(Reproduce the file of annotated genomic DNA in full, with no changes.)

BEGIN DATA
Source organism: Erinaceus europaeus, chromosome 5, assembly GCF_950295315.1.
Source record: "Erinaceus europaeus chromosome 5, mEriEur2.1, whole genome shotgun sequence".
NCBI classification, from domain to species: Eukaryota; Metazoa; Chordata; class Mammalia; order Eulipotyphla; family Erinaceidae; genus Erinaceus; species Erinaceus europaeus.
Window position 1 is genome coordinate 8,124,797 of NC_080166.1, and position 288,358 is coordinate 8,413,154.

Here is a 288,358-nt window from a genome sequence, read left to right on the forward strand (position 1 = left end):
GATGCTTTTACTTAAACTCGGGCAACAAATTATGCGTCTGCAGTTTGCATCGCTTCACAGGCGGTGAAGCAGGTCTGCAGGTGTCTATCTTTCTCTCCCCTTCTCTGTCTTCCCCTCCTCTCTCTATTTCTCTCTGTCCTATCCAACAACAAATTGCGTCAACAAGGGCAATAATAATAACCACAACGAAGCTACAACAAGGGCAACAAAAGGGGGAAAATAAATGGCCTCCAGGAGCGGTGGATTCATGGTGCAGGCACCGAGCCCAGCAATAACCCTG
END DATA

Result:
Source organism: Erinaceus europaeus, chromosome 5, assembly GCF_950295315.1.
Source record: "Erinaceus europaeus chromosome 5, mEriEur2.1, whole genome shotgun sequence".
NCBI classification, from domain to species: Eukaryota; Metazoa; Chordata; class Mammalia; order Eulipotyphla; family Erinaceidae; genus Erinaceus; species Erinaceus europaeus.
Window position 1 is genome coordinate 8,124,797 of NC_080166.1, and position 288,358 is coordinate 8,413,154.

Here is a 288,358-nt window from a genome sequence, read left to right on the forward strand (position 1 = left end):
GATGCTTTTACTTAAACTCGGGCAACAAATTATGCGTCTGCAGTTTGCATCGCTTCACAGGCGGTGAAGCAGGTCTGCAGGTGTCTATCTTTCTCTCCCCTTCTCTGTCTTCCCCTCCTCTCTCTATTTCTCTCTGTCCTATCCAACAACAAATTGCGTCAACAAGGGCAATAATAATAACCACAACGAAGCTACAACAAGGGCAACAAAAGGGGGAAAATAAATGGCCTCCAGGAGCGGTGGATTCATGGTGCAGGCACCGAGCCCAGCAATAACCCTG